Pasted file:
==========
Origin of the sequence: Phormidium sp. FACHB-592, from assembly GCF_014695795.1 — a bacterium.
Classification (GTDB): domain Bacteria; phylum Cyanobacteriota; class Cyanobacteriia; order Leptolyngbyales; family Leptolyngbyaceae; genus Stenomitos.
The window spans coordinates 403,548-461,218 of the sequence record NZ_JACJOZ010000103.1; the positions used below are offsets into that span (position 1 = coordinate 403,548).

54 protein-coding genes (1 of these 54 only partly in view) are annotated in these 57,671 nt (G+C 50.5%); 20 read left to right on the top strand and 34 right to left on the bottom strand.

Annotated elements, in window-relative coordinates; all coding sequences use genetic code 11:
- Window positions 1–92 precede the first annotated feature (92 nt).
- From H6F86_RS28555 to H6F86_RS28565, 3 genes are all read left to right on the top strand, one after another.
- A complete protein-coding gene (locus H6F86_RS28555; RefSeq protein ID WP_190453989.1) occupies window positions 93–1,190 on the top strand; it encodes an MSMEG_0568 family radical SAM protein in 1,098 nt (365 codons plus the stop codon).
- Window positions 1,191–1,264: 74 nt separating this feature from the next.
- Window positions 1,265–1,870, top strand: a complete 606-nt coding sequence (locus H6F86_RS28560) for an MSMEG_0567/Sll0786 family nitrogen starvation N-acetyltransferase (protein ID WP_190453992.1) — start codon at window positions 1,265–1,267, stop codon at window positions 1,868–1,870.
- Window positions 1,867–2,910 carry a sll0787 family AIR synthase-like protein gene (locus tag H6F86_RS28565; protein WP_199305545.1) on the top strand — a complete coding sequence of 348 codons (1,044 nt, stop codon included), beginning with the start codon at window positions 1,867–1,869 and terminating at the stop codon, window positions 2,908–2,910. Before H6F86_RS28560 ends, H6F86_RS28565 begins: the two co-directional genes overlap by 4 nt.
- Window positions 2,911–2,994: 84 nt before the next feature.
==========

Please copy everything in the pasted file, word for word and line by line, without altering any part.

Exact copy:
Origin of the sequence: Phormidium sp. FACHB-592, from assembly GCF_014695795.1 — a bacterium.
Classification (GTDB): domain Bacteria; phylum Cyanobacteriota; class Cyanobacteriia; order Leptolyngbyales; family Leptolyngbyaceae; genus Stenomitos.
The window spans coordinates 403,548-461,218 of the sequence record NZ_JACJOZ010000103.1; the positions used below are offsets into that span (position 1 = coordinate 403,548).

54 protein-coding genes (1 of these 54 only partly in view) are annotated in these 57,671 nt (G+C 50.5%); 20 read left to right on the top strand and 34 right to left on the bottom strand.

Annotated elements, in window-relative coordinates; all coding sequences use genetic code 11:
- Window positions 1–92 precede the first annotated feature (92 nt).
- From H6F86_RS28555 to H6F86_RS28565, 3 genes are all read left to right on the top strand, one after another.
- A complete protein-coding gene (locus H6F86_RS28555; RefSeq protein ID WP_190453989.1) occupies window positions 93–1,190 on the top strand; it encodes an MSMEG_0568 family radical SAM protein in 1,098 nt (365 codons plus the stop codon).
- Window positions 1,191–1,264: 74 nt separating this feature from the next.
- Window positions 1,265–1,870, top strand: a complete 606-nt coding sequence (locus H6F86_RS28560) for an MSMEG_0567/Sll0786 family nitrogen starvation N-acetyltransferase (protein ID WP_190453992.1) — start codon at window positions 1,265–1,267, stop codon at window positions 1,868–1,870.
- Window positions 1,867–2,910 carry a sll0787 family AIR synthase-like protein gene (locus tag H6F86_RS28565; protein WP_199305545.1) on the top strand — a complete coding sequence of 348 codons (1,044 nt, stop codon included), beginning with the start codon at window positions 1,867–1,869 and terminating at the stop codon, window positions 2,908–2,910. Before H6F86_RS28560 ends, H6F86_RS28565 begins: the two co-directional genes overlap by 4 nt.
- Window positions 2,911–2,994: 84 nt before the next feature.